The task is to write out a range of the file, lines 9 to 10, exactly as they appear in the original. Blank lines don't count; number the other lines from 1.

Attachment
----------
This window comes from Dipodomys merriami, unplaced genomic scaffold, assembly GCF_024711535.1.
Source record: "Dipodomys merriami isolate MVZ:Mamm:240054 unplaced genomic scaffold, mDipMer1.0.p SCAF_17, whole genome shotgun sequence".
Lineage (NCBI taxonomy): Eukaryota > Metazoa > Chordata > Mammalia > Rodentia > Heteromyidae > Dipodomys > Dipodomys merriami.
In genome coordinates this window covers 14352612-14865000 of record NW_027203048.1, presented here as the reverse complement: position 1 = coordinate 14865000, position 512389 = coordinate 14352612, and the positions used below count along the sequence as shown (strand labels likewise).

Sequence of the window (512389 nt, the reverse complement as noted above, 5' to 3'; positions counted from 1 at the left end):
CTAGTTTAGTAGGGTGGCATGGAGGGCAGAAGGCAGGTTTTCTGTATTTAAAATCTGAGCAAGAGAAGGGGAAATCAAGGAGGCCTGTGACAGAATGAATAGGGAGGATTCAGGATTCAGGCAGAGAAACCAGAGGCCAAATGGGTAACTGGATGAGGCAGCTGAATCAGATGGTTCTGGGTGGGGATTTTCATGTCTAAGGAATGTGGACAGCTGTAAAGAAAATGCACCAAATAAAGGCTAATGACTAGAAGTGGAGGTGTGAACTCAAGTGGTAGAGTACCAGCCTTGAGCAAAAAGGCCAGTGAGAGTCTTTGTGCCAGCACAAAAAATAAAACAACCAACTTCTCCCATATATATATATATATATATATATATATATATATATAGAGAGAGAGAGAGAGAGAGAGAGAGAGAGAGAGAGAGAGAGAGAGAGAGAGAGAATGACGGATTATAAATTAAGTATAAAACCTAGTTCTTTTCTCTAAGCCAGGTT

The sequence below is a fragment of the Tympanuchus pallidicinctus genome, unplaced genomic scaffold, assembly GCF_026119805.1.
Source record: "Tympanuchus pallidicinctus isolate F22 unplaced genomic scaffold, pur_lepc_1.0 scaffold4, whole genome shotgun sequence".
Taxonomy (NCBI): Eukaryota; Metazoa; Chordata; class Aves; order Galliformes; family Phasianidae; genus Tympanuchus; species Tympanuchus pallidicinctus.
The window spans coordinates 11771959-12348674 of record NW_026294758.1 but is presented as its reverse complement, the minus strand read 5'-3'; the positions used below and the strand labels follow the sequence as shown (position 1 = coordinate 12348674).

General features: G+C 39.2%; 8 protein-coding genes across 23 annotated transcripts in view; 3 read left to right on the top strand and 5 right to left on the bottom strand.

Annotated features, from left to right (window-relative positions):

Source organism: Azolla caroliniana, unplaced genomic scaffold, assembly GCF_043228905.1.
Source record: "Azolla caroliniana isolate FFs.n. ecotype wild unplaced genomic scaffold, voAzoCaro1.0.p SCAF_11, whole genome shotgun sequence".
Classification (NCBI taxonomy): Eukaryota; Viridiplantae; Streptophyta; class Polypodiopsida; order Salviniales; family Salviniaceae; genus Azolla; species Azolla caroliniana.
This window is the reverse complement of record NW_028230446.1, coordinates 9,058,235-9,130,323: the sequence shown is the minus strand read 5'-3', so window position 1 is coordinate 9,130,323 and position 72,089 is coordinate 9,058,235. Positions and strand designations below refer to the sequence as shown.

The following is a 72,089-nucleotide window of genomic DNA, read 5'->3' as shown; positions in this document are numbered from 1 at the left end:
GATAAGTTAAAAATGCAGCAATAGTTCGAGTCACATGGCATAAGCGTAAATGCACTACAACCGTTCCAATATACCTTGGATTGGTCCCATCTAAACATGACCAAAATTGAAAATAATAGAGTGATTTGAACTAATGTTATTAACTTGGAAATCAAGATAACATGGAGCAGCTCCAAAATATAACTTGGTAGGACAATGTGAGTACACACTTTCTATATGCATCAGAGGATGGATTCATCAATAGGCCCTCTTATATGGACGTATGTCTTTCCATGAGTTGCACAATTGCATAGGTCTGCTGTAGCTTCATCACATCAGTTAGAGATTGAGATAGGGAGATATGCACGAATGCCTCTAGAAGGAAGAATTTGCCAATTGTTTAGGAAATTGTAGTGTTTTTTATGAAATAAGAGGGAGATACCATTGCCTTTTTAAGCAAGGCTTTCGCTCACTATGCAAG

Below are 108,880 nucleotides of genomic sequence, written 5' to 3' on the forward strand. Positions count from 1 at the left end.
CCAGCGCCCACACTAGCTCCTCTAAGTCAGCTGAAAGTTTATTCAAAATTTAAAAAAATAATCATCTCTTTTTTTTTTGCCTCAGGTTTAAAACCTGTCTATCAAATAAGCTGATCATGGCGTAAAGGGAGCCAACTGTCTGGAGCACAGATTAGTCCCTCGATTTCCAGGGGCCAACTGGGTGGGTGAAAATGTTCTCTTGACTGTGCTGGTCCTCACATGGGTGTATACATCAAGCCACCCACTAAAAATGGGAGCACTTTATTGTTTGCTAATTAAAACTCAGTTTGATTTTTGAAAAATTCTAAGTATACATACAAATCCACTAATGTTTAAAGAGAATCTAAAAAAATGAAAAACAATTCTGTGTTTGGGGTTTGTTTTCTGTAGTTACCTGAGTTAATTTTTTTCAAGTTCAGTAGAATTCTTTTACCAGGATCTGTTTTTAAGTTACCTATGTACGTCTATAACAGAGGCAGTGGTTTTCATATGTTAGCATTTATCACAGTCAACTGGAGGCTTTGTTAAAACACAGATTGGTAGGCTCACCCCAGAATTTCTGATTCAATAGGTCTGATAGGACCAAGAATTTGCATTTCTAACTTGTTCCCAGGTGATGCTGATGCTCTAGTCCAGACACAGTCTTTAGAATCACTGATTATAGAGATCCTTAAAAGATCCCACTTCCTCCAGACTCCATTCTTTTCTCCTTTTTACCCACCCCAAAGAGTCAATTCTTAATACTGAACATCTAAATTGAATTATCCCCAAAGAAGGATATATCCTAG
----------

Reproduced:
Taxonomy (NCBI): Eukaryota; Metazoa; Chordata; class Aves; order Galliformes; family Phasianidae; genus Tympanuchus; species Tympanuchus pallidicinctus.
The window spans coordinates 11771959-12348674 of record NW_026294758.1 but is presented as its reverse complement, the minus strand read 5'-3'; the positions used below and the strand labels follow the sequence as shown (position 1 = coordinate 12348674).